[Lingtyp] Does bipolar polysemy exist?

Maia Ponsonnet maia.ponsonnet at uwa.edu.au
Thu May 31 19:37:41 EDT 2018


Agreed on 't'inquiète'!


I suppose that historically there would be two ways to reach bipolar polysemies:


- One single form takes on diverging senses in different contexts.


- Two different forms, one meaning X and one meaning not-X, converge in their realization. Elided negations would fall into this category - but can they be total? It seems that only different contexts could warrant successful communication?


Cheers, Maïa



Dr Maïa Ponsonnet
Senior Lecturer in Linguistics
ARC Discovery Early Career Researcher Fellow


Social Sciences Building, Room 2.47
Faculty of Arts, Business, Law and Education
The University of Western Australia
35 Stirling Hwy, Perth, WA (6009), Australia
P.  +61 (0) 8 6488 2870 - M.  +61 (0) 468 571 030



________________________________
From: Lingtyp <lingtyp-bounces at listserv.linguistlist.org> on behalf of Sebastian Nordhoff <sebastian.nordhoff at glottotopia.de>
Sent: Thursday, 31 May 2018 8:16 PM
To: lingtyp at listserv.linguistlist.org
Subject: Re: [Lingtyp] Does bipolar polysemy exist?



On 05/31/2018 02:01 PM, Maia Ponsonnet wrote:
> I certainly see the nuance between "not X" and "antonym (X)", as the latter is really quite common
>
>
> As for the former, as a native speaker of French "inquiète-toi" vs "t'inquiète" doesn't work for me.
>
>
> In the latter the negation is simply elided,

sure

> and this is flagged by the "t'".

the t' would be there even with "ne" present, wouldn't it?

> The full form "t'inquiète pas" is still very common and even if the short form became opaque, the reflexive instead of full O pronoun would be a clear difference in my opinion ?

indeed. My point was to show that "not-X" does not have to be coded in
the lexeme, and that negation does not even have to coded segmentally.
In one interpretation of the original question, the same segments could
thus be used once with positive polarity and once with negative
polarity. In one way, this answers the original question, although it is
probably not a satisfactory answer.
Best wishes
Sebastian






>
>
> Cheers, Maïa
>
>
>
> Dr Maïa Ponsonnet
> Senior Lecturer in Linguistics
> ARC Discovery Early Career Researcher Fellow
>
>
> Social Sciences Building, Room 2.47
> Faculty of Arts, Business, Law and Education
> The University of Western Australia
> 35 Stirling Hwy, Perth, WA (6009), Australia
> P.  +61 (0) 8 6488 2870 - M.  +61 (0) 468 571 030
>
>
>
> ________________________________
> From: Lingtyp <lingtyp-bounces at listserv.linguistlist.org> on behalf of Sebastian Nordhoff <sebastian.nordhoff at glottotopia.de>
> Sent: Thursday, 31 May 2018 7:37 PM
> To: lingtyp at listserv.linguistlist.org
> Subject: Re: [Lingtyp] Does bipolar polysemy exist?
>
> On 05/31/2018 01:18 PM, David Gil wrote:
>> A point of logic.  "Not X" and "Antonym (X)" are distinct notions, and
>> the original query by Ian Joo pertains to the former, not the latter.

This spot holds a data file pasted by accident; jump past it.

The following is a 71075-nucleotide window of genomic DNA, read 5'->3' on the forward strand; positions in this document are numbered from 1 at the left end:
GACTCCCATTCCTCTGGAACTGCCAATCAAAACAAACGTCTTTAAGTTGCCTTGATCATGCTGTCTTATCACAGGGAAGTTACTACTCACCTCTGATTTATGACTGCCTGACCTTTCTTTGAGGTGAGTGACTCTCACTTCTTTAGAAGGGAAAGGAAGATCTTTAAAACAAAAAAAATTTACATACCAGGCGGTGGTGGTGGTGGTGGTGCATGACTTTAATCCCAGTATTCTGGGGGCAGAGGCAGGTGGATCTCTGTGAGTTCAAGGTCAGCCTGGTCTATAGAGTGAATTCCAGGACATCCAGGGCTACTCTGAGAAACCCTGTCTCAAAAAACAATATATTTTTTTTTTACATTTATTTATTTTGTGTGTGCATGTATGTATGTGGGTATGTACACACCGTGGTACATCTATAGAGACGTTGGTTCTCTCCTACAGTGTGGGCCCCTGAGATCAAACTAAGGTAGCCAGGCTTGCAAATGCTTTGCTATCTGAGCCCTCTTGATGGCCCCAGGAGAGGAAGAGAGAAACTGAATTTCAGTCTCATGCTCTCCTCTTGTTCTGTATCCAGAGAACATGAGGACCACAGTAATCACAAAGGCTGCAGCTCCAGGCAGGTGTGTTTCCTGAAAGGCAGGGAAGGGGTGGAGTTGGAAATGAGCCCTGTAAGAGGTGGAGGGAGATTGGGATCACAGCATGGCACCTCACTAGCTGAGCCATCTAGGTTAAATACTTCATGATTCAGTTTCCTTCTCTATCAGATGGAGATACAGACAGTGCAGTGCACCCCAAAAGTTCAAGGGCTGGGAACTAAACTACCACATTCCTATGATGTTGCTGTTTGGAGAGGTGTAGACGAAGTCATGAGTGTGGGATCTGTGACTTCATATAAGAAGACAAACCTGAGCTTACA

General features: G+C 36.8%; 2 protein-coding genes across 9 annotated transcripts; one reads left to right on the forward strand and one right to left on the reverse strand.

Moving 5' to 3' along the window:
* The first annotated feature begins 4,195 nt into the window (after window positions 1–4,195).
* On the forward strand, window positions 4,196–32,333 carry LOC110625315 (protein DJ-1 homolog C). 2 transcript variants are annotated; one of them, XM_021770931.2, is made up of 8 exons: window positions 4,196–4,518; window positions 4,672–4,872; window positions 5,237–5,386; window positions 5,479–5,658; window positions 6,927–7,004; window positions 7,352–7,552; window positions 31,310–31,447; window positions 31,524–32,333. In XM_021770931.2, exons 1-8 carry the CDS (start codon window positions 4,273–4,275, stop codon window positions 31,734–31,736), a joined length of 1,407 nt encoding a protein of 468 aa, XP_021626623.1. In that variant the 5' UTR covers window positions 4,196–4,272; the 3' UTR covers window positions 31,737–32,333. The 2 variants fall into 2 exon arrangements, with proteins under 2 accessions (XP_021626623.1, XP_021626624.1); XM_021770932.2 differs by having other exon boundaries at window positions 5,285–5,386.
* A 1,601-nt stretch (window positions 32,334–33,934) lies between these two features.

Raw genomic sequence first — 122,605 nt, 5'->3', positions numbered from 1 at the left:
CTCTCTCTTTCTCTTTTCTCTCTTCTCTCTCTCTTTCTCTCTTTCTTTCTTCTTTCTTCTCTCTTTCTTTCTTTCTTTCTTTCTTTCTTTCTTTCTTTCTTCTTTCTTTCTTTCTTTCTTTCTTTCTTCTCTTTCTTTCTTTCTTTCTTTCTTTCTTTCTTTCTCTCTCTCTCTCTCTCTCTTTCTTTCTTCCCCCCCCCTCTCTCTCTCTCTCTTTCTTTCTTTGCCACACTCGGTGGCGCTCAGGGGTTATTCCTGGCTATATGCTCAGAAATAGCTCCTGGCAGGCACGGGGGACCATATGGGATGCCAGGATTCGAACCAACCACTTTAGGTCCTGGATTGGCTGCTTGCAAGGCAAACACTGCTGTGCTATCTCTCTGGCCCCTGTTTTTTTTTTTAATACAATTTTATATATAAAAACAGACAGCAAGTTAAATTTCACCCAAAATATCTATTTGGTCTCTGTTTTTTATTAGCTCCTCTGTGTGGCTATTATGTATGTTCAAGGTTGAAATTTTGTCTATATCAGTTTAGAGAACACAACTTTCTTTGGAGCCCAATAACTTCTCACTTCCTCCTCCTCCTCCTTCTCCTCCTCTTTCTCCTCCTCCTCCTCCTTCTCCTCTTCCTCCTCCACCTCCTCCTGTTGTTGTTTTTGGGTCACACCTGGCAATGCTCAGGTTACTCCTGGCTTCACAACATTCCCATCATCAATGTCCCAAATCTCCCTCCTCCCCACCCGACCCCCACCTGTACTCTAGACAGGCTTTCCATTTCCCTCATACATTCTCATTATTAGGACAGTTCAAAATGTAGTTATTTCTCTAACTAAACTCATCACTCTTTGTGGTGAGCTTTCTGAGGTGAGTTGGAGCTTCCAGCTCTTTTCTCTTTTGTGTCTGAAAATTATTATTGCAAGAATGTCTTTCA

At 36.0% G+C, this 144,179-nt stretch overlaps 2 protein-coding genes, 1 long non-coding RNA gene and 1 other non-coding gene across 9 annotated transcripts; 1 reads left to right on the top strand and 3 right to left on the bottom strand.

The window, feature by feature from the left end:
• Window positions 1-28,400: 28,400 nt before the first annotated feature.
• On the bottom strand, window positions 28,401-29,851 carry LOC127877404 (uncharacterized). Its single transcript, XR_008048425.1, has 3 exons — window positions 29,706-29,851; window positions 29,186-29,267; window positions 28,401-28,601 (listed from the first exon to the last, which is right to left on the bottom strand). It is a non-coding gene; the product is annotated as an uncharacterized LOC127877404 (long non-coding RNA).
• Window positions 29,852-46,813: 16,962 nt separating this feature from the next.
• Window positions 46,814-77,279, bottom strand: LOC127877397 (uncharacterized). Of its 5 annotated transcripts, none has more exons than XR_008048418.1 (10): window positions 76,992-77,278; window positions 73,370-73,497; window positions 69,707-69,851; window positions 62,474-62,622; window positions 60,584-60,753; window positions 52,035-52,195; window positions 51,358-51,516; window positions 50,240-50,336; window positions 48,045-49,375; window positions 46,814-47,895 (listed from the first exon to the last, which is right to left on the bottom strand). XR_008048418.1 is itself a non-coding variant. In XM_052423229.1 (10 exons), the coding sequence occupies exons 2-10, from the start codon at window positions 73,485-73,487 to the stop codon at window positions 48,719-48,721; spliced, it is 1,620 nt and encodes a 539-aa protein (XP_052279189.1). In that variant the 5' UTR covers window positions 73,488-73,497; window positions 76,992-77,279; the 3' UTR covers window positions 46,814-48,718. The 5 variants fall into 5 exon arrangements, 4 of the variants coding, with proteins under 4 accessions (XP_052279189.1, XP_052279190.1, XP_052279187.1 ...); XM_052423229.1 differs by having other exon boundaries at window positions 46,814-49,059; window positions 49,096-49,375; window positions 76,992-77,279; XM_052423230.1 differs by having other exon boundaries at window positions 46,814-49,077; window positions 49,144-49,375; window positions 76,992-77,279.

>
> but is there any (monomorphemic) lexeme which expresses not-X which is
> not the antonym of X?
>
> And the original questions seems to imply that negation has to be found
> in the lexeme itself. I am not sure I fully get the question, but I feel
> that the following examples from French might be relevant
>
> (1) Inquiète-toi! `you better worry'
> (2) T'inquiète! `Don't worry'
>
> The lexeme is the same, but the position of the clitic changes the
> polarity. (This only works for this particular lexeme).
>
> The original claim was
>
>> /There exists no lexeme that can mean X and the negation of X./
>
> I am not sure about the meaning of "mean" here, but if we rephrase this
> as "There exists no lexeme which can be used to make a proposition
> containing it evaluate to both true and false", I feel that some of the
> examples from the Wikipedia article would fit the bill.
>
> I believe, however, that most theories of semantics would claim that in
> all the cases mentioned on Wikipedia, we are actually dealing with
> homophonous lexemes, not with one lexeme.
>
> Best wishes
> Sebastian
>
>
>
>
>> Hence, the Wikipedia entry on "auto-antonym", however interesting in its
>> own right, is not directly relevant to the original query.
>>
>> From a narrow truth-functional perspective, "X or not X" is a tautology,
>> and hence any meaningless expression in a language (e.g. an exclamation
>> expressing an affective state) would be equivalent to, say, "go or not
>> go".  But somehow, I suspect that this is not what Ian Joo is looking
>> for ...
>>
>>
>> On 31/05/2018 12:57, Joo Ian wrote:
>>>
>>> Dear all,
>>>
>>> I would like to know if the following universal claim holds:
>>>
>>> /There exists no lexeme that can mean X and the negation of X. (For
>>> example, no lexeme can express “to go” and “to not go”)./
>>>
>>> I wonder if such “bipolar polysemy” exists in any lexeme, because I
>>> cannot think of any, and whether this claim is truly universal.
>>>
>>> I would appreciate to know if there is any counter-evidence.
>>>
>>> From Hong Kong,
>>>
>>> Ian Joo
>>>
>>> http://ianjoo.academia.edu
Ian Joo<http://ianjoo.academia.edu/>
ianjoo.academia.edu
Affiliations. National Chiao Tung University, Linguistics, Graduate Student



> Ian Joo<http://ianjoo.academia.edu/>
> ianjoo.academia.edu
> Affiliations. National Chiao Tung University, Linguistics, Graduate Student
>
>
>
>>>
>>>
>>>
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>>
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